|The Frankfurt-Tipp rating:|
|Original title:||The Limehouse Golem|
|Direction:||Juan Carlos Medina|
|Production country:||Großbritannien 2016|
|Running time:||Approx. 109 min|
London in 1880: Inspector John Kildare (Bill Nighy) is assigned a particularly difficult case. In the borough of Limehouse, a serial killer is on the loose, acting so cruelly that many citizens believe the culprit must be the Golem, a mystical being. After all, a human being cannot be capable of such acts. Kildare, on the other hand, must assume that he is dealing with a flesh-and-blood perpetrator. His investigation leads him into the surroundings of the popular music hall and its star Dan Leno (Douglas Booth). When Elizabeth Cree (Olivia Cooke), one of the Music Hall actresses, is accused of murdering her husband, the case takes its first turn. But the further Kildare follows the various leads, the deeper he is drawn into a web of lies, conspiracy and murder that threatens to derail even an experienced investigator like him.
In adapting Peter Ackroyd's novel The Limehouse Golem, director Juan Carlos Medina takes his audience into the narrow, grimy alleys of Victorian London. Here, he builds a dark atmosphere in which a classic thriller scenario is embedded. A few false leads are laid until the finale, though the actual solution is actually very obvious. But the staging is clever enough to present it as a real surprise at the end after all. And that is enormously important, so that the film can keep its tension level, which is already built up at the beginning.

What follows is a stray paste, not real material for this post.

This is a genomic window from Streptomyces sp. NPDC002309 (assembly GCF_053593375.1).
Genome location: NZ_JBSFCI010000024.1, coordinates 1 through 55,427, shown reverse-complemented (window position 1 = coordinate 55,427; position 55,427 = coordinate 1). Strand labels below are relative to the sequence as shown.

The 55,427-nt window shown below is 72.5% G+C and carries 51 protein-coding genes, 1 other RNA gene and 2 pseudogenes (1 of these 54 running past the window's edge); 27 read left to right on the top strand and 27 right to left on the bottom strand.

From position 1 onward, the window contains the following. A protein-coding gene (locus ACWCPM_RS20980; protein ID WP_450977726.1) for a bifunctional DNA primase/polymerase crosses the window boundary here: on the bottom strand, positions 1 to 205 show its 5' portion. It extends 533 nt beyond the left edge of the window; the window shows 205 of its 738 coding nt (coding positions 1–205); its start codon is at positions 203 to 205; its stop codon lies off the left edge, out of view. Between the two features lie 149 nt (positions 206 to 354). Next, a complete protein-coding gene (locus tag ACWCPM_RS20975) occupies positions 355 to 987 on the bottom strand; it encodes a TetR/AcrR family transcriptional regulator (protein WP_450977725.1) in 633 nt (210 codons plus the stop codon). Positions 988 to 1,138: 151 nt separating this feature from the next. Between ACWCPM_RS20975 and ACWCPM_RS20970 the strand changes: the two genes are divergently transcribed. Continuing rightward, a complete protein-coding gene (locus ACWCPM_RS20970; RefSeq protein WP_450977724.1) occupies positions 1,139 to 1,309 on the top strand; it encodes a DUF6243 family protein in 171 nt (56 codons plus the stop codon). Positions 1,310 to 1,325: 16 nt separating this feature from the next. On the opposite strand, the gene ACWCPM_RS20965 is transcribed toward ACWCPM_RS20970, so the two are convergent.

With Bill Nighy a very charismatic investigator was found, who can convince not only with a sharp mind, but also with rough edges. Kildare is a great cop, but he is also a human being with many a weakness. And that doesn't necessarily make the work in this particular case easier - but all the more exciting for the audience. However, this can't prevent that there are some rather tough moments in the course of the story where you run the risk to lose interest in the sometimes quite bloody events.
In its weakest moments The Limehouse Golem is nothing more than conventional TV fare in the style of series like Ripper Street. But fortunately there are enough scenes in which cinema level is reached again and in which the rising boredom is replaced by gripping tension. If you like classic mystery-thrillers with a light gothic flair and if you can stand a few little lengths, this very well cast bestseller adaptation can be warmly recommended to you. Worth seeing
An article by Frankfurt-Tipp